Inside: No parent wants their child to be bullied. But can we prevent it? Can we bully-proof our kids? Here are 14 ways parents can bully-proof their kids and prevent bullying before it happens.
My daughter came home with yet another story of being bullied. This time by a girl in her class, during class time with the teacher in the same room. There was a movie on, the lights were off, so the teacher saw nothing.
This is not the first time she was bullied, nor will it be the last time.
Unfortunately, my daughter is one of the 3.2 million kids bullied each year. She is part of the 90% of students in 4th-8th grade who report being bullied.
And the stories she comes home with are heart-wrenching.
This time, the bully followed my daughter around the carpet kicking the heel of her shoe into my daughter’s spine. Every time my daughter moved to get away from her, the bully followed her and did it again.
This goes beyond the times when she’s teased for her shoe choices and her inability to kick a ball hard.
My daughter is straight up being bullied by kids who are knowingly and repeatedly hurting my daughter with malintent.
It’s malicious. It’s repetitive. And it’s cruel.
There are of course steps we took once we knew she was being bullied (bullied kids often won’t tell you) and there are ways to help protect them emotionally so the bullying doesn’t break their spirit.
We are of course in contact with her school and her teacher and the administration and we document everything.
But what about before the bullying starts? Is there a way to prevent bullying?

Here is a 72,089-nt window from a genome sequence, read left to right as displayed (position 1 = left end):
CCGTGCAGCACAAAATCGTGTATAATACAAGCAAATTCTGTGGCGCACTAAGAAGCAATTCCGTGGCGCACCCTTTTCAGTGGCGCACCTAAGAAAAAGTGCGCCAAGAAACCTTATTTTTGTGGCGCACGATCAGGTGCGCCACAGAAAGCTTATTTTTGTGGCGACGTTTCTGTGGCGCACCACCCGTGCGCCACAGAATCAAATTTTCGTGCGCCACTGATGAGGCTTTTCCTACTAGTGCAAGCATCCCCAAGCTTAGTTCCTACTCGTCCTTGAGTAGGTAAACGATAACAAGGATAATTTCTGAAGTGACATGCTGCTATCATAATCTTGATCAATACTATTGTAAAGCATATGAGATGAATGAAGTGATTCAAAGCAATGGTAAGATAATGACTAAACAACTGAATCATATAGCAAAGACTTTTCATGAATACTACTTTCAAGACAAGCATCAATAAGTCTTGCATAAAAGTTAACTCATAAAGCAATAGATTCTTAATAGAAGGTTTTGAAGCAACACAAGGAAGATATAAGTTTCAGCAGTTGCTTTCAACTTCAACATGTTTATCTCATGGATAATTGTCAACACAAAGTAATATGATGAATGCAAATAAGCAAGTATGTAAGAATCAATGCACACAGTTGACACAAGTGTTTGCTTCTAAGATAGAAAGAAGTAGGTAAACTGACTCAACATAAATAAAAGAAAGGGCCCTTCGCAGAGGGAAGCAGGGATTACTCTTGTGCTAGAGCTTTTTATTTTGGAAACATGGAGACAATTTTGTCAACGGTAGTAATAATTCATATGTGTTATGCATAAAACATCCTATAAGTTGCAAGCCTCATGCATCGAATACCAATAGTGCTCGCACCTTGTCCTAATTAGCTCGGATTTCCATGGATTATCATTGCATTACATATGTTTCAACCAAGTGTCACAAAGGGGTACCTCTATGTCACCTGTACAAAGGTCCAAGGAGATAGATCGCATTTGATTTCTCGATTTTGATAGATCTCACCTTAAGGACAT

Can we bully-proof our kids?
While we can’t stop or prevent all bullying situations, there are things we can do that will bully-proof our kids.
As parents we can:
- help them seem less appealing to bullies,
- help them stand up to bullies,
- help them avoid situations where they’re alone with bullies,
- help ensure they’re surrounded by allies so if and when they encounter a bully, they have a strong support system,
- and make sure they’re not part of the bullying problem.
There are 14 ways we can bully-proof our kids:
1. Ensure your child has several different positive peer groups.
If your child struggles with the kids at school, when they know they have a strong group of friends somewhere else it can be invaluable for their self-esteem.
Bullied kids have to know mean kids and bullies are not the norm and are not going to be everywhere.
Bullied kids also need to know there’s nothing “wrong” with them, and they are worthy of and deserve valid, genuine, long-lasting friendships.
Kids can find positive friendship groups at religious school, in Scouts, and on sports teams.
2. Get to know your kid’s friends.
Say yes to playdates or hangouts or study sessions. Allow your child to invite other kids over often.
You can listen in and “audit” the friends your child spends time with. Who’s in charge? Who encourages reckless/thoughtless behavior? Who succumbs to peer pressure? All valuable information.
Get the kids to want to come to your house by creating a fun place they all want to be. Have a stocked fridge and pantry and fun things for them to do: